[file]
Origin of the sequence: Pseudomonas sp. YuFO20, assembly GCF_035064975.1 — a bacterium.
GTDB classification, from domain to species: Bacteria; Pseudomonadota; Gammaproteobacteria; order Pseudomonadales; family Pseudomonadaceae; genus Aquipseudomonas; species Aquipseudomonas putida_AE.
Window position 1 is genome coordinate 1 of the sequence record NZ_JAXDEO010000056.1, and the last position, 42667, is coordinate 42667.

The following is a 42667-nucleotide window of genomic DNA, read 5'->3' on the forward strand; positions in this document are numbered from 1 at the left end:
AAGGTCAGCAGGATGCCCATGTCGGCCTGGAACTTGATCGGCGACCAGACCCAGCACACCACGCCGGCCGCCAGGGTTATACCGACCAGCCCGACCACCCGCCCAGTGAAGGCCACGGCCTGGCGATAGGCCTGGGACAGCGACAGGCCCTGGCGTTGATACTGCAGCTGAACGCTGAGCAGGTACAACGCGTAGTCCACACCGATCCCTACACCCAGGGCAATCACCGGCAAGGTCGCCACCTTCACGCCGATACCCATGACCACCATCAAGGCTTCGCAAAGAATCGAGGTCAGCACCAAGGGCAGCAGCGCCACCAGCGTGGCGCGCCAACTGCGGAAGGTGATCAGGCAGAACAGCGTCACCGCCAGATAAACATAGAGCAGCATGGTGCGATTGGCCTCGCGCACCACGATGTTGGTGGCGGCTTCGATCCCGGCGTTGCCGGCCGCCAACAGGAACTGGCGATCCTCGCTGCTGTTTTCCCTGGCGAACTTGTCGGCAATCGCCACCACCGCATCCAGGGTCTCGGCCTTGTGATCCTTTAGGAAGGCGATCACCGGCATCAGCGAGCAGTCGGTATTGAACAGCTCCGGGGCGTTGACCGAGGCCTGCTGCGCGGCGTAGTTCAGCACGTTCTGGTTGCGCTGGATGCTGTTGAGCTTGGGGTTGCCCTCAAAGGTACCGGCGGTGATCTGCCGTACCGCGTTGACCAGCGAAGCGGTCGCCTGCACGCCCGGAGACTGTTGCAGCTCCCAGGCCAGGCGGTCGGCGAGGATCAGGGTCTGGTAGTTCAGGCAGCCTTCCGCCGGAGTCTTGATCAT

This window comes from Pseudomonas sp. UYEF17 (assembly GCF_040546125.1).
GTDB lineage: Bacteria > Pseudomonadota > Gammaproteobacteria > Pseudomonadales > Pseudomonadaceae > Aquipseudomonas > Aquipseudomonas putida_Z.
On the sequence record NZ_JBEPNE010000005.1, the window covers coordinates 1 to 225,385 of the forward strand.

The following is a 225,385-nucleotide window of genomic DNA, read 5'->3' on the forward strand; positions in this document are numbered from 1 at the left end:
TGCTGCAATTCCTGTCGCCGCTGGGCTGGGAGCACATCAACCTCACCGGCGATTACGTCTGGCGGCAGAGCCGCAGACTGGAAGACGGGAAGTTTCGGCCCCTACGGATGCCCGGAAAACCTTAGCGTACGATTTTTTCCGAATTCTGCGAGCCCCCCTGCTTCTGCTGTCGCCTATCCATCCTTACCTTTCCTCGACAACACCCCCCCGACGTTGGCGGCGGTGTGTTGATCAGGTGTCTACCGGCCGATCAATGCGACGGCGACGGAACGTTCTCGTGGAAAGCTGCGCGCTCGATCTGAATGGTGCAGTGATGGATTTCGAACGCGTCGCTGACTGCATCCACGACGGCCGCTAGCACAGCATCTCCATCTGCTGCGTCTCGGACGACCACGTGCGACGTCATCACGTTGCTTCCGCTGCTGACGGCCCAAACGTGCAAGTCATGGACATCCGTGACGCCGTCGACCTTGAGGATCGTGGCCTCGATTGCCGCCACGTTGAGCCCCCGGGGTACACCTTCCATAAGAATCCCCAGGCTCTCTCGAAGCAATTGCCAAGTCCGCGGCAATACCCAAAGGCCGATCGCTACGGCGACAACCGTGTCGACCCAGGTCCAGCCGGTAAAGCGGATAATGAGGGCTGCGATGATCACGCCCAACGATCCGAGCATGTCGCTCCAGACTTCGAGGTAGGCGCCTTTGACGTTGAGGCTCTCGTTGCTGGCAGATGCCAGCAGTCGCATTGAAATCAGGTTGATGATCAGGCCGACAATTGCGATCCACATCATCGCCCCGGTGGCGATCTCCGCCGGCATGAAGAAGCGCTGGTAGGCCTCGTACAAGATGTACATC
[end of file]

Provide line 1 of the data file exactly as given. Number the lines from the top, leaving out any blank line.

Origin of the sequence: Pseudomonas sp. YuFO20, assembly GCF_035064975.1 — a bacterium.